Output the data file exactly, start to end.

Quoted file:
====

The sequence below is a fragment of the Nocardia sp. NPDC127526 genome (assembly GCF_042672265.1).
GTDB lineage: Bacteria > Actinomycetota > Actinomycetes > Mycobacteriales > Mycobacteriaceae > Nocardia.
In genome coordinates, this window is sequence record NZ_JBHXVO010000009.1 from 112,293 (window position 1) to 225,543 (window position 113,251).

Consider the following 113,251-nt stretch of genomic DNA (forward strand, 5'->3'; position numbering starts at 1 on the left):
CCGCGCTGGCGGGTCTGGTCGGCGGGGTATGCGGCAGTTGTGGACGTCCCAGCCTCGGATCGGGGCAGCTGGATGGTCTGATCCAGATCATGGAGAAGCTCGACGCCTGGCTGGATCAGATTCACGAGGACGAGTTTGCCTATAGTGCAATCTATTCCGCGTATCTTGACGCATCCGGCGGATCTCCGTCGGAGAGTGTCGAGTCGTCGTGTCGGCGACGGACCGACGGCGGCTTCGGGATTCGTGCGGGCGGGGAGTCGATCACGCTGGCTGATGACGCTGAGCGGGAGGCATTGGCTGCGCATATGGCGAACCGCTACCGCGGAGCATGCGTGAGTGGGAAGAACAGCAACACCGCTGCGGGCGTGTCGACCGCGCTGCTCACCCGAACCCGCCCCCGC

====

The sequence below is a fragment of the Nocardia sp. NPDC127526 genome (assembly GCF_042672265.1).
GTDB lineage: Bacteria > Actinomycetota > Actinomycetes > Mycobacteriales > Mycobacteriaceae > Nocardia.
In genome coordinates, this window is sequence record NZ_JBHXVO010000009.1 from 112,293 (window position 1) to 225,543 (window position 113,251).

Consider the following 113,251-nt stretch of genomic DNA (forward strand, 5'->3'; position numbering starts at 1 on the left):
CCGCGCTGGCGGGTCTGGTCGGCGGGGTATGCGGCAGTTGTGGACGTCCCAGCCTCGGATCGGGGCAGCTGGATGGTCTGATCCAGATCATGGAGAAGCTCGACGCCTGGCTGGATCAGATTCACGAGGACGAGTTTGCCTATAGTGCAATCTATTCCGCGTATCTTGACGCATCCGGCGGATCTCCGTCGGAGAGTGTCGAGTCGTCGTGTCGGCGACGGACCGACGGCGGCTTCGGGATTCGTGCGGGCGGGGAGTCGATCACGCTGGCTGATGACGCTGAGCGGGAGGCATTGGCTGCGCATATGGCGAACCGCTACCGCGGAGCATGCGTGAGTGGGAAGAACAGCAACACCGCTGCGGGCGTGTCGACCGCGCTGCTCACCCGAACCCGCCCCCGC